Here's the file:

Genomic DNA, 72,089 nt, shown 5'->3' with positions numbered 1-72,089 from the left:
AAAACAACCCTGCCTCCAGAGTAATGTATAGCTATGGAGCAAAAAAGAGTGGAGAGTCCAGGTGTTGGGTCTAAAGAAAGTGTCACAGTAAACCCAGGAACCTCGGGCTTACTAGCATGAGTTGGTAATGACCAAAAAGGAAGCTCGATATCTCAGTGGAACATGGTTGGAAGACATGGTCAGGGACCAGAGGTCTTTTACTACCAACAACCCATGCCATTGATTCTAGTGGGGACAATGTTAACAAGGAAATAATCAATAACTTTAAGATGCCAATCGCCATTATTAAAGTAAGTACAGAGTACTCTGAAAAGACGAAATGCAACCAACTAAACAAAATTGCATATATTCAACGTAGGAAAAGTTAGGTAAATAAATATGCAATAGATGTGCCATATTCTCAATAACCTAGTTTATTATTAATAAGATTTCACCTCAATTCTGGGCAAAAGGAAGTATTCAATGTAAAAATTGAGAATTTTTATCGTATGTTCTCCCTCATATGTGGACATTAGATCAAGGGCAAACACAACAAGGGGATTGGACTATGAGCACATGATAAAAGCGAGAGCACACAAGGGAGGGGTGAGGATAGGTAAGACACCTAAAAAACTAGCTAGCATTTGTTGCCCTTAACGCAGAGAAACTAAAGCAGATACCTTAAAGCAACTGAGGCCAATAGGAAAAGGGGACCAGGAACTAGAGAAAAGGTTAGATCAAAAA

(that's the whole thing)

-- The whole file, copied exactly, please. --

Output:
Genomic DNA, 72,089 nt, shown 5'->3' with positions numbered 1-72,089 from the left:
AAAACAACCCTGCCTCCAGAGTAATGTATAGCTATGGAGCAAAAAAGAGTGGAGAGTCCAGGTGTTGGGTCTAAAGAAAGTGTCACAGTAAACCCAGGAACCTCGGGCTTACTAGCATGAGTTGGTAATGACCAAAAAGGAAGCTCGATATCTCAGTGGAACATGGTTGGAAGACATGGTCAGGGACCAGAGGTCTTTTACTACCAACAACCCATGCCATTGATTCTAGTGGGGACAATGTTAACAAGGAAATAATCAATAACTTTAAGATGCCAATCGCCATTATTAAAGTAAGTACAGAGTACTCTGAAAAGACGAAATGCAACCAACTAAACAAAATTGCATATATTCAACGTAGGAAAAGTTAGGTAAATAAATATGCAATAGATGTGCCATATTCTCAATAACCTAGTTTATTATTAATAAGATTTCACCTCAATTCTGGGCAAAAGGAAGTATTCAATGTAAAAATTGAGAATTTTTATCGTATGTTCTCCCTCATATGTGGACATTAGATCAAGGGCAAACACAACAAGGGGATTGGACTATGAGCACATGATAAAAGCGAGAGCACACAAGGGAGGGGTGAGGATAGGTAAGACACCTAAAAAACTAGCTAGCATTTGTTGCCCTTAACGCAGAGAAACTAAAGCAGATACCTTAAAGCAACTGAGGCCAATAGGAAAAGGGGACCAGGAACTAGAGAAAAGGTTAGATCAAAAA